The period during which Ajanta Caves were excavated stretches over eight- or nine hundred years from the third- to second century B.C.E. to the fifth- sixth century C.E. The caves reveal two distinct phases of excavation. Six of them, namely, caves 9, 10, 8, 12, 13, and 15-A (the last one was re-discovered in 1956, and is still not officially numbered), belong to the early period. Caves 9 and 10 appear to have been excavated during the second half of the third or the first half of the second century B.C.E.. The other four date from the first century B.C.E. However, Cave 10 is the earliest; it precedes even Cave 9 by at least 50 years. Caves 12, 13, and 15A of this phase are vihāras (monastic halls of residence).
During this period, Buddhism pursued the Hīnayāna doctrine, which initially prohibited the worship of anthropomorphic images of Buddha. Caves 9 and 10, the Chaitya-grahas (homes of the Sacred, monument halls) do not have anthropomorphic images of Buddha, though on the façade of Cave No. 9 such images were subsequently added. Around the first century B.C.E. Hinayana allowed the making of Buddha’s personal images. The shift from non-image to image characterizes other caves of this early phase, known as the Hinayana-Satavahana phase.
Caves 1, 2, 4, 7, 11, 14, 15, 16, 17, 18, 19, 20 to 24, 25, 26, 27, 28 and 29 belong to the later phase, which began three centuries later, from the fifth to the sixth century C.E.. Buddhism had largely shifted to Mahayana doctrine and the region was ruled by Vakatakas of the Vatsagulma branch, who were also the patrons of these caves; this phase is usually known as Mahayana-Vakataka phase. As suggested by epigraphic records, Caves No. 16 and 17 were commissioned by Vakataka ruler Harishena (475-500 C.E.) through one of his ministers Varahadeva, who was posted at the site for supervising the progress, and a subordinate vassal of the area respectively. Ajanta had been a center of monastic and religious activities since the second- to first century B.C.E.; the embellishment of facades and wall spaces with paintings and sculptures continued all through. However, the excavation of the caves seems to have been suspended until the excavation of Caves 16 and 17. Cave 8 was long thought to be a Hinayāna cave; however current research shows that it is in fact a Mahayana cave. Three chaitya-grihas, caves 19, 26, and 29, were excavated during the Vakataka or Mahayana phase. The last cave was abandoned soon after it was begun. The rest of the excavations are viharas: caves 1-3, 5-8, 11, 14-18, 20-25, and 27-28.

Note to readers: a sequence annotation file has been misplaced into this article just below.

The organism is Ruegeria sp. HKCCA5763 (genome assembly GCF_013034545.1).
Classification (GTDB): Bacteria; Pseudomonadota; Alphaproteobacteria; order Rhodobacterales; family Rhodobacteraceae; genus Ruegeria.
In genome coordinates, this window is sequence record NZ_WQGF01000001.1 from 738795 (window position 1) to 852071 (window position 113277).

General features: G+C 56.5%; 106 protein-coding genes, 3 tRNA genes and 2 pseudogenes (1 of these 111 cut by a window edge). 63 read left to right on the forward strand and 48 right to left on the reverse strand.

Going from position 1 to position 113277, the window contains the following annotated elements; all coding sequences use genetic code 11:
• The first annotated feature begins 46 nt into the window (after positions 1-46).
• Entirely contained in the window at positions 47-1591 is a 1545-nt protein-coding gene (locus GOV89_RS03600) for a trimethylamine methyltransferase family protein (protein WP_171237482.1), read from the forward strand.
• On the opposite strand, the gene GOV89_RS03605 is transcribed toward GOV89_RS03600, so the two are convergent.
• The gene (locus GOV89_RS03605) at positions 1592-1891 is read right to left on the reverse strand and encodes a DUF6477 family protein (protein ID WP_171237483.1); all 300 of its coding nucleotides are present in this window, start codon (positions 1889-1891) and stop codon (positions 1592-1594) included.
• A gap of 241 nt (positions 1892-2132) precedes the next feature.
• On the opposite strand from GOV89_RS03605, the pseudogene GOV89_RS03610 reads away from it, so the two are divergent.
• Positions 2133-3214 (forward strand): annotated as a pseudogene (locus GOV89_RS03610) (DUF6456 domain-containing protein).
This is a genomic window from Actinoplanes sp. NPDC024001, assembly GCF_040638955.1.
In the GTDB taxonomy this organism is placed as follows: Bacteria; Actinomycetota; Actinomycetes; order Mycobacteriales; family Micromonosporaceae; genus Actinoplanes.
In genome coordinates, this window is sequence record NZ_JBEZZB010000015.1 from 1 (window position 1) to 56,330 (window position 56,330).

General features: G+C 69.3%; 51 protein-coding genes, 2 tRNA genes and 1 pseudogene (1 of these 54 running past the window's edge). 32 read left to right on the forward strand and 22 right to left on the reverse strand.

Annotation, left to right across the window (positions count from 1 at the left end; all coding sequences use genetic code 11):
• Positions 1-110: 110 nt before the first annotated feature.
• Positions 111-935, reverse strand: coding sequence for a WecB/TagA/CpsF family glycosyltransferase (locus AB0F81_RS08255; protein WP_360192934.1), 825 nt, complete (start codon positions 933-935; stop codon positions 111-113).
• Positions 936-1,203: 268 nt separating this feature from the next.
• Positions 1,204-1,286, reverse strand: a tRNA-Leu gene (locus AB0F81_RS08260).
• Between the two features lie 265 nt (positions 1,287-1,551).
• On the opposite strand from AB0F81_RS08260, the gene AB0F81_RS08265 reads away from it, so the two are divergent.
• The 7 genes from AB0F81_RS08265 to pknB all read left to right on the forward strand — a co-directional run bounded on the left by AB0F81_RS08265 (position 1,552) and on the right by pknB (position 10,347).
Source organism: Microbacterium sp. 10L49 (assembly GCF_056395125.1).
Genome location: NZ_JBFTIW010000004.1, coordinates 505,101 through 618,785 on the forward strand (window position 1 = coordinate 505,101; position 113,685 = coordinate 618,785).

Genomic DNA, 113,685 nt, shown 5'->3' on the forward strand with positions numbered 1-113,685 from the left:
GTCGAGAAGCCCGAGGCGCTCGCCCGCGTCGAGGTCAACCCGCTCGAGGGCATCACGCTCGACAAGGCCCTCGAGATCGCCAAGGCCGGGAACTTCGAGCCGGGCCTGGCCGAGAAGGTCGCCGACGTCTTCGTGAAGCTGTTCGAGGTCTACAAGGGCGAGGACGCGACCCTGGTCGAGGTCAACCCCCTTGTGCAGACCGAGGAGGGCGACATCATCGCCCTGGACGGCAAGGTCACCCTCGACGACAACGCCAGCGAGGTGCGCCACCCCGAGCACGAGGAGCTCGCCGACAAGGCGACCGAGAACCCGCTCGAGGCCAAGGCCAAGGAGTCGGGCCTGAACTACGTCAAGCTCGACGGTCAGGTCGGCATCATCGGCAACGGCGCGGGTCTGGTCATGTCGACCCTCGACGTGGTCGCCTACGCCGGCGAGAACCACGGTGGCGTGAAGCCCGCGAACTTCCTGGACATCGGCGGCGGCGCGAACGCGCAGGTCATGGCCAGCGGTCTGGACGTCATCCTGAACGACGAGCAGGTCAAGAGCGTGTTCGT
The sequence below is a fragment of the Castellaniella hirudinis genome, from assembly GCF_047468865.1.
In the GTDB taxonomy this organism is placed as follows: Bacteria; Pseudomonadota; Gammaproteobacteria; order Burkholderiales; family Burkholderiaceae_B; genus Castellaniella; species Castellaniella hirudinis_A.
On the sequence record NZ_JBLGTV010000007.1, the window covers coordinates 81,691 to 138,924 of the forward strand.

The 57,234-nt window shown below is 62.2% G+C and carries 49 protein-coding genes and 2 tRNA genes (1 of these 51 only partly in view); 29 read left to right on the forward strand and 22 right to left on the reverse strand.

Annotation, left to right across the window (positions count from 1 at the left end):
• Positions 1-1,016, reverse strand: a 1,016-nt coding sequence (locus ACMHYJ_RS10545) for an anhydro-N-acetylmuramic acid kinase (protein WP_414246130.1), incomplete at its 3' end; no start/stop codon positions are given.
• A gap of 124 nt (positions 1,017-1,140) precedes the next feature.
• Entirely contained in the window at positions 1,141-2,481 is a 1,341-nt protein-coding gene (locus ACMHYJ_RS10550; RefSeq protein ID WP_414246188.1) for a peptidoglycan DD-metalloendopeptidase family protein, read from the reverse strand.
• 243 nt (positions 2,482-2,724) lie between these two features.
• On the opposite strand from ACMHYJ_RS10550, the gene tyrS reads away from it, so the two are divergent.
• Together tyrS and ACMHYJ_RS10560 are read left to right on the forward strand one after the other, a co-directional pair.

None of the caves in the Vakataka phase were ever fully completed. Based on the archaeological evidence visible on site, the suggestion of Walter M. Spink that a crisis occurred when the ruling Vakataka dynasty suddenly fell out of power and forced all activities to a sudden halt, is increasingly gaining acceptance.
Structure of the Caves
The viharas are of various sizes, the maximum being about 52 feet. They are often square-shaped. Their designs are varied; some have simple and some have ornate facades, some have a porch and others do not. The hall was an essential element of a vihara. The early viharas of the Vakataka phase were not intended to have shrines because they were meant to be used solely as halls of residence and congregation. Later, a shrine set in the back wall of the vihara became a norm. The shrines were fashion to house a central object of reverence, often the image of the Buddha seated in the dharmachakrapravartana mudra (the gesture of teaching position). In the more recent caves, subsidiary shrines are added on the side walls, porch or the front-court. The facades of many vihāras are decorated with carvings, and walls and ceilings were often covered with paintings. Most of the subjects of the paintings have been identified by the German Ajantologist, Dieter Schlingloff.
The first cave on the eastern end of the horse-shoe shaped scarp, it is, according to Spink, one of the latest caves to have begun on site and brought to near-completion in the Vākāţaka phase. Although there is no epigraphic evidence, it has been proposed that the Vākāţaka king Harisena may have been the benefactor of this better-preserved cave.